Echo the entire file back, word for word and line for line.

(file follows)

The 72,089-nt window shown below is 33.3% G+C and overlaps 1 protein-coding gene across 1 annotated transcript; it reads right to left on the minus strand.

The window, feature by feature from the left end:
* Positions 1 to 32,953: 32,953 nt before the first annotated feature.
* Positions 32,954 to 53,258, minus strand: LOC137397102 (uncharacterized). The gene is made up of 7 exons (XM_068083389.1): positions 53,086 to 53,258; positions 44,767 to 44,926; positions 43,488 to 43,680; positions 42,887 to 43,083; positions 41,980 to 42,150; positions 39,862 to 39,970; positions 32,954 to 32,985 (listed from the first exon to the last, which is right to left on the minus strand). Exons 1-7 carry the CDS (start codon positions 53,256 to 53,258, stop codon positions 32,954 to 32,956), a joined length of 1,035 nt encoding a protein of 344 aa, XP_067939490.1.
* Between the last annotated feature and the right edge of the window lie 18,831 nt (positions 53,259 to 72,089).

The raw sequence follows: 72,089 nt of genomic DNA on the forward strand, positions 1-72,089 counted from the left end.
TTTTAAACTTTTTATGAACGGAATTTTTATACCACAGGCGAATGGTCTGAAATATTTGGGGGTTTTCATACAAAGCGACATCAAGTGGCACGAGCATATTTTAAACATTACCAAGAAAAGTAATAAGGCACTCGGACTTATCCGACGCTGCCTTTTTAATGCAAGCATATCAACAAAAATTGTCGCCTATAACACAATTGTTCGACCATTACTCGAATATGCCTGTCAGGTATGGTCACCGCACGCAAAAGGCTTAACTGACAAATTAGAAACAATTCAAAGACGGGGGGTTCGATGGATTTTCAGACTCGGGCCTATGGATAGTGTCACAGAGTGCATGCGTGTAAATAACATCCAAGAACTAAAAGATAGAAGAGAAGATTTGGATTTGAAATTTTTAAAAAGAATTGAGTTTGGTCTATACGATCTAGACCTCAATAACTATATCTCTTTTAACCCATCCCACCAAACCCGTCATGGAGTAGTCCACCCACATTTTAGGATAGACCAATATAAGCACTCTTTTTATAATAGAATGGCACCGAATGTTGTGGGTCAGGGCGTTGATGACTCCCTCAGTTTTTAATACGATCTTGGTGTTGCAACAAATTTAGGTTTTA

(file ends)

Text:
The 72,089-nt window shown below is 33.3% G+C and overlaps 1 protein-coding gene across 1 annotated transcript; it reads right to left on the minus strand.

The window, feature by feature from the left end:
* Positions 1 to 32,953: 32,953 nt before the first annotated feature.
* Positions 32,954 to 53,258, minus strand: LOC137397102 (uncharacterized). The gene is made up of 7 exons (XM_068083389.1): positions 53,086 to 53,258; positions 44,767 to 44,926; positions 43,488 to 43,680; positions 42,887 to 43,083; positions 41,980 to 42,150; positions 39,862 to 39,970; positions 32,954 to 32,985 (listed from the first exon to the last, which is right to left on the minus strand). Exons 1-7 carry the CDS (start codon positions 53,256 to 53,258, stop codon positions 32,954 to 32,956), a joined length of 1,035 nt encoding a protein of 344 aa, XP_067939490.1.
* Between the last annotated feature and the right edge of the window lie 18,831 nt (positions 53,259 to 72,089).

The raw sequence follows: 72,089 nt of genomic DNA on the forward strand, positions 1-72,089 counted from the left end.
TTTTAAACTTTTTATGAACGGAATTTTTATACCACAGGCGAATGGTCTGAAATATTTGGGGGTTTTCATACAAAGCGACATCAAGTGGCACGAGCATATTTTAAACATTACCAAGAAAAGTAATAAGGCACTCGGACTTATCCGACGCTGCCTTTTTAATGCAAGCATATCAACAAAAATTGTCGCCTATAACACAATTGTTCGACCATTACTCGAATATGCCTGTCAGGTATGGTCACCGCACGCAAAAGGCTTAACTGACAAATTAGAAACAATTCAAAGACGGGGGGTTCGATGGATTTTCAGACTCGGGCCTATGGATAGTGTCACAGAGTGCATGCGTGTAAATAACATCCAAGAACTAAAAGATAGAAGAGAAGATTTGGATTTGAAATTTTTAAAAAGAATTGAGTTTGGTCTATACGATCTAGACCTCAATAACTATATCTCTTTTAACCCATCCCACCAAACCCGTCATGGAGTAGTCCACCCACATTTTAGGATAGACCAATATAAGCACTCTTTTTATAATAGAATGGCACCGAATGTTGTGGGTCAGGGCGTTGATGACTCCCTCAGTTTTTAATACGATCTTGGTGTTGCAACAAATTTAGGTTTTA